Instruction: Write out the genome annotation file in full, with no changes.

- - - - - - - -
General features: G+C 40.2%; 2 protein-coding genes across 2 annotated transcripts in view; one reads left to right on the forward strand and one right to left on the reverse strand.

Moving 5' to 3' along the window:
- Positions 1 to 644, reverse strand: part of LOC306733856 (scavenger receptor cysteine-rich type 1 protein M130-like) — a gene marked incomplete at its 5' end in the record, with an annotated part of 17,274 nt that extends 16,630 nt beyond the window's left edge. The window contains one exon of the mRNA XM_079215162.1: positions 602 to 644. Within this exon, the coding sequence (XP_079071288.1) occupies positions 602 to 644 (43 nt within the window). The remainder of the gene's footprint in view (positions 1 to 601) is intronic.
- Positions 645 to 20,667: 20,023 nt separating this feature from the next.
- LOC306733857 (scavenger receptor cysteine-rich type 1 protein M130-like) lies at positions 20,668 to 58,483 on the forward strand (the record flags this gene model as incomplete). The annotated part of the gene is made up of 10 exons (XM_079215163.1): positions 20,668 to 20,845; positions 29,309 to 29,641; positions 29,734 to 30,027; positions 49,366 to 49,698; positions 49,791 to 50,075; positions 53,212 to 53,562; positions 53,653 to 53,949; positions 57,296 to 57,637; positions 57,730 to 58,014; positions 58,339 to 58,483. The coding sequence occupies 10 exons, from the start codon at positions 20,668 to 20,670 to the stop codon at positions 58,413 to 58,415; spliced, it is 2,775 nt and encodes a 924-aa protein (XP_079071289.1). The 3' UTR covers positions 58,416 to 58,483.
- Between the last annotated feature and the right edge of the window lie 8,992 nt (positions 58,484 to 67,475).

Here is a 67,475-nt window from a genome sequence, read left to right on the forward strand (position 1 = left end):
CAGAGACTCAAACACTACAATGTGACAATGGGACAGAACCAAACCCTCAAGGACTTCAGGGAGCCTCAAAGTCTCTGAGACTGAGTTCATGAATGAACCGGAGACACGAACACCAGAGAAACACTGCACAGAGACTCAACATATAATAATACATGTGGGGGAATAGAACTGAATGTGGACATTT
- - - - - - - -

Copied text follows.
General features: G+C 40.2%; 2 protein-coding genes across 2 annotated transcripts in view; one reads left to right on the forward strand and one right to left on the reverse strand.

Moving 5' to 3' along the window:
- Positions 1 to 644, reverse strand: part of LOC306733856 (scavenger receptor cysteine-rich type 1 protein M130-like) — a gene marked incomplete at its 5' end in the record, with an annotated part of 17,274 nt that extends 16,630 nt beyond the window's left edge. The window contains one exon of the mRNA XM_079215162.1: positions 602 to 644. Within this exon, the coding sequence (XP_079071288.1) occupies positions 602 to 644 (43 nt within the window). The remainder of the gene's footprint in view (positions 1 to 601) is intronic.
- Positions 645 to 20,667: 20,023 nt separating this feature from the next.
- LOC306733857 (scavenger receptor cysteine-rich type 1 protein M130-like) lies at positions 20,668 to 58,483 on the forward strand (the record flags this gene model as incomplete). The annotated part of the gene is made up of 10 exons (XM_079215163.1): positions 20,668 to 20,845; positions 29,309 to 29,641; positions 29,734 to 30,027; positions 49,366 to 49,698; positions 49,791 to 50,075; positions 53,212 to 53,562; positions 53,653 to 53,949; positions 57,296 to 57,637; positions 57,730 to 58,014; positions 58,339 to 58,483. The coding sequence occupies 10 exons, from the start codon at positions 20,668 to 20,670 to the stop codon at positions 58,413 to 58,415; spliced, it is 2,775 nt and encodes a 924-aa protein (XP_079071289.1). The 3' UTR covers positions 58,416 to 58,483.
- Between the last annotated feature and the right edge of the window lie 8,992 nt (positions 58,484 to 67,475).

Here is a 67,475-nt window from a genome sequence, read left to right on the forward strand (position 1 = left end):
CAGAGACTCAAACACTACAATGTGACAATGGGACAGAACCAAACCCTCAAGGACTTCAGGGAGCCTCAAAGTCTCTGAGACTGAGTTCATGAATGAACCGGAGACACGAACACCAGAGAAACACTGCACAGAGACTCAACATATAATAATACATGTGGGGGAATAGAACTGAATGTGGACATTT